Japan Earthquake Analysis–Insight into the numbers that make up the catastrophe

updated data through: Fri, 18 Mar 2011 03:15:39 GMT

updated with Twitter data and chart: Fri, 18 Mar 2011

updated with Nikkei and DOW financials to # of earthquakes on Wed, 16 Mar 2011

special note: It has been interesting to hear some of the comments coming back after people reading this blog. I have received, “great job”, “interesting view of the earthquake data”, to “you suck”, “you are trying to capitalize on it” and others. Funny, I’m not selling a thing below. All we did was bring in data from the USGS site to see the data in a different perspective so we could get a better understanding of the quakes. We explained the tools we used so if you wanted to try it yourself you could. The power of the Internet, everyone can have a comment.  BTW, my favorite comment was why didn’t we do analysis to predict the event so they could have taken steps to mitigate it.  Smile   Statistics are important.  If you don’t understand the numbers, you probably don’t understand.

I just wrote a blog about how we mashed up data from the USGS web site so we could get an understanding of the Japan catastrophe.   We wanted to do it because we thought it would be a good training exercise in using Microsoft Excel and PowerPivot.  But when we got the data ready, we were not prepared for the insight we would find.  Below is my best ability to provide some analysis into the earthquake data we have to date.

The following screen shot is the Excel 2010 spreadsheet that we created which you can download the Excel spreadsheet here.   If you want to use the slicing features, you need to have Microsoft PowerPivot installed.  Or you can go to the online report which can be found here, the slicers do not work, but you can see it live.

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View Live Report

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Download Spreadsheet

Ok, onto the analysis

I believe the interesting information is in raw counts.  These numbers were taken at 3/15/2011 at 2pm Pacific Time.  The numbers are staggering and are basically telling you the area is shaking constantly.

  • Total Earth Quakes:  496 534 555 597 Quakes!   Only 600 719 776 847 total world wide in our data set…
  • Average Quakes per day: 83 79.9 77.6 77.0 
  • Average Quakes per hour: 27.7 30.0  32.3 35.3 
  • Average Quake Depth (miles): 16.2 16.5
    Then we moved onto looking at the magnitude of the quakes.   You can see the sheer volume of quakes are in the 4.x and the 5.x range.  All very significant.  But they had 40 in the 6.x range.   Even in the 6.x range, those are enough to cause major damage.   40 is basically saying you are experiencing all day over 4 days!

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Now we will look at the total number of quakes per day.   You will see they were still experiencing some quakes leading up to March 11 when the big quake occurred.  But the volume of quakes following the next 4 days was amazing.   On March 14, 3 days after the big quake, they had 60 earthquakes!!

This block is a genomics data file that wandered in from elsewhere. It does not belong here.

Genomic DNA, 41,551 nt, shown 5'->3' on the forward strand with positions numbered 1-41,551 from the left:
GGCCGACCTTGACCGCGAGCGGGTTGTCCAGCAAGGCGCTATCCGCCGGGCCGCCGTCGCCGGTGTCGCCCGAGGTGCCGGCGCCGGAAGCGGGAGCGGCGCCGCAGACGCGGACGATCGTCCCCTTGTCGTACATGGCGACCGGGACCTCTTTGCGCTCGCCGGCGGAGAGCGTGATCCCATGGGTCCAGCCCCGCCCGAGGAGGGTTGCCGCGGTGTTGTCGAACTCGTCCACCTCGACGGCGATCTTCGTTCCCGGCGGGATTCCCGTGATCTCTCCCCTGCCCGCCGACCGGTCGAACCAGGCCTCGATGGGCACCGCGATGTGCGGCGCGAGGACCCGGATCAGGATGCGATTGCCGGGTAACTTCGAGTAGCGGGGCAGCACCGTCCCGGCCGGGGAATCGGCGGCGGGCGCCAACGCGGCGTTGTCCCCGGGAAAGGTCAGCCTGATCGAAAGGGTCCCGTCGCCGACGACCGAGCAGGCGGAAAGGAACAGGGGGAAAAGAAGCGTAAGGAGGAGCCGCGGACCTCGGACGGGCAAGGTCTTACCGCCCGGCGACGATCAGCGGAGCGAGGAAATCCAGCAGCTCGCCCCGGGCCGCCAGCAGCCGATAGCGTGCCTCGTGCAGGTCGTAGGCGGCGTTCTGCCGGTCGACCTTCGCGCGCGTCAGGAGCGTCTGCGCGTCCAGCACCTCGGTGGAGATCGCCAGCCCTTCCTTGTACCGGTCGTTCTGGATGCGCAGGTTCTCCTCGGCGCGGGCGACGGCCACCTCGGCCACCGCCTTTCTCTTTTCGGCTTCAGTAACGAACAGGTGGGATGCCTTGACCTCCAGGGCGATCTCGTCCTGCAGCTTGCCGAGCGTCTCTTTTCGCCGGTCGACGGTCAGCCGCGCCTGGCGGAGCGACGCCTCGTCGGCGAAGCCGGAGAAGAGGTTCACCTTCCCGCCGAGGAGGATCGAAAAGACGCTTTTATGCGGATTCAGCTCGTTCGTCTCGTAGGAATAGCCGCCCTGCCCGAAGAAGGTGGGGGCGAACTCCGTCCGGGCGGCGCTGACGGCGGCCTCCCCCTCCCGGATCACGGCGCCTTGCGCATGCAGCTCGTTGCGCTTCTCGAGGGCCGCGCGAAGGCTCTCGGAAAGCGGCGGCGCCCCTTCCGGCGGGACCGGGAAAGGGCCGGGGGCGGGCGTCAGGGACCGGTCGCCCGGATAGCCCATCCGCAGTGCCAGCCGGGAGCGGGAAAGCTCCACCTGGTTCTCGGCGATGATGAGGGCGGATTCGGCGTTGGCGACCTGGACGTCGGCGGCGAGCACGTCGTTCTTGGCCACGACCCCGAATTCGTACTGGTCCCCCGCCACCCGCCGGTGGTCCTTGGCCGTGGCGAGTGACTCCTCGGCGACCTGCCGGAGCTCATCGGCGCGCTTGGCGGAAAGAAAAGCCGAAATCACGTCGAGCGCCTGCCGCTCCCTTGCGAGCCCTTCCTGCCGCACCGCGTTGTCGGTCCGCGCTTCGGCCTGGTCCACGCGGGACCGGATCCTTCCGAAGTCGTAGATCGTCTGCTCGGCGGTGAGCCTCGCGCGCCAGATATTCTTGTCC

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Now onto the depth of the quakes.  You can see between 15 and 16 miles down, there was some major action going on.  Something big is happening down there and it makes you wonder what it looks like at that depth.

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My final bit of analysis reveals something very interesting.   The quakes really start in the morning and go most of the day and then fall off during the evening hours.   So what is going on during the day that would cause the earthquakes to pickup?  I’m sure there is some scientist out there that can tell us, they just haven’t.  Surprised smile

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We just added another chart that puts the financial markets overlaid onto the number of earthquakes per day to give you cause and effect view.  You see a flat line of the Nikkei (gray line) on the 12th and 13th because that was a weekend.  But when the markets opened on Monday, you see the Nikkei start taking a dive.   The green line is the DOW index in the U.S.

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We started pulling Twitter Tweets on the event.  We used keywords, Japan #nuclear, Japan #earthquakes, Japan #tsunami.  Interesting to see all the tweets on the different days.  During the last several days, I’m surprised that #nuclear is not higher.  The day of the big quake is when you see the most tweets.  I wish we had data for which country the tweets came from.  That would be very interesting to see.

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We will continue to update the data for another week.  I think the statistics are VERY interesting and really show the constant shaking Japan is experiencing every day.  Please download the spreadsheet and continue to add your data and send it back if you find something interesting.

We are all praying for the people of Japan

Regards

Patrick

7 thoughts on “Japan Earthquake Analysis–Insight into the numbers that make up the catastrophe

  1. Prasad March 16, 2011 / 2:19 pm

    Patrick – I appreciate this data microanalysis. however, are you going to have the factors and symptoms analysis that effected this quake.

  2. Charlotte May 11, 2011 / 2:27 am

    Really like what you have done – great job really interesting.

  3. akshar June 11, 2011 / 1:48 pm

    hi….thanks for this work you have done it really helped me in my geography project

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